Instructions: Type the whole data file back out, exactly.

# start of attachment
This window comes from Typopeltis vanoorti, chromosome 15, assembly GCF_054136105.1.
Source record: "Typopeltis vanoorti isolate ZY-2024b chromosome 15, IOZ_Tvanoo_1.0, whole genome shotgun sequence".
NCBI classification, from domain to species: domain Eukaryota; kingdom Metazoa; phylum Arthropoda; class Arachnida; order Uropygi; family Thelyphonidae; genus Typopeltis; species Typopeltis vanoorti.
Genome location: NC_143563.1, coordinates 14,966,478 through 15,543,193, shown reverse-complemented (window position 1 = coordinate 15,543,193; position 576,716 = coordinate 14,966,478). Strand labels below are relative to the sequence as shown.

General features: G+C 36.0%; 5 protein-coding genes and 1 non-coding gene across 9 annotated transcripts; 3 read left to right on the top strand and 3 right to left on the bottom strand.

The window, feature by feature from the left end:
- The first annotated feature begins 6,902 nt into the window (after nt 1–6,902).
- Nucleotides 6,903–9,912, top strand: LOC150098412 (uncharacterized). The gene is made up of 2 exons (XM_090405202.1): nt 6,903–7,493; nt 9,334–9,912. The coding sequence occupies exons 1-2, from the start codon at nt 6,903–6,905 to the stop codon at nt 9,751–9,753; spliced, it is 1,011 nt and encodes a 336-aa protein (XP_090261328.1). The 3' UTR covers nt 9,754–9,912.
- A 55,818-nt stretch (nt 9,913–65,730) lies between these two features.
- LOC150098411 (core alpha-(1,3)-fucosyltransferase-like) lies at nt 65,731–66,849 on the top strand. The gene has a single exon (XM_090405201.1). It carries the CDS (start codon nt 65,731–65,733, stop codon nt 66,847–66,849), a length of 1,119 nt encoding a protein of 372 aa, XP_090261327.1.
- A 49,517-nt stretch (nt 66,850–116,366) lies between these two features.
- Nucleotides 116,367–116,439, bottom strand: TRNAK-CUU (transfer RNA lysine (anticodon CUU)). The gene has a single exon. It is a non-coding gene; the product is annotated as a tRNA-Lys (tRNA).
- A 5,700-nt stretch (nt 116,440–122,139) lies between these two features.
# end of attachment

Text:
This window comes from Typopeltis vanoorti, chromosome 15, assembly GCF_054136105.1.
Source record: "Typopeltis vanoorti isolate ZY-2024b chromosome 15, IOZ_Tvanoo_1.0, whole genome shotgun sequence".
NCBI classification, from domain to species: domain Eukaryota; kingdom Metazoa; phylum Arthropoda; class Arachnida; order Uropygi; family Thelyphonidae; genus Typopeltis; species Typopeltis vanoorti.
Genome location: NC_143563.1, coordinates 14,966,478 through 15,543,193, shown reverse-complemented (window position 1 = coordinate 15,543,193; position 576,716 = coordinate 14,966,478). Strand labels below are relative to the sequence as shown.

General features: G+C 36.0%; 5 protein-coding genes and 1 non-coding gene across 9 annotated transcripts; 3 read left to right on the top strand and 3 right to left on the bottom strand.

The window, feature by feature from the left end:
- The first annotated feature begins 6,902 nt into the window (after nt 1–6,902).
- Nucleotides 6,903–9,912, top strand: LOC150098412 (uncharacterized). The gene is made up of 2 exons (XM_090405202.1): nt 6,903–7,493; nt 9,334–9,912. The coding sequence occupies exons 1-2, from the start codon at nt 6,903–6,905 to the stop codon at nt 9,751–9,753; spliced, it is 1,011 nt and encodes a 336-aa protein (XP_090261328.1). The 3' UTR covers nt 9,754–9,912.
- A 55,818-nt stretch (nt 9,913–65,730) lies between these two features.
- LOC150098411 (core alpha-(1,3)-fucosyltransferase-like) lies at nt 65,731–66,849 on the top strand. The gene has a single exon (XM_090405201.1). It carries the CDS (start codon nt 65,731–65,733, stop codon nt 66,847–66,849), a length of 1,119 nt encoding a protein of 372 aa, XP_090261327.1.
- A 49,517-nt stretch (nt 66,850–116,366) lies between these two features.
- Nucleotides 116,367–116,439, bottom strand: TRNAK-CUU (transfer RNA lysine (anticodon CUU)). The gene has a single exon. It is a non-coding gene; the product is annotated as a tRNA-Lys (tRNA).
- A 5,700-nt stretch (nt 116,440–122,139) lies between these two features.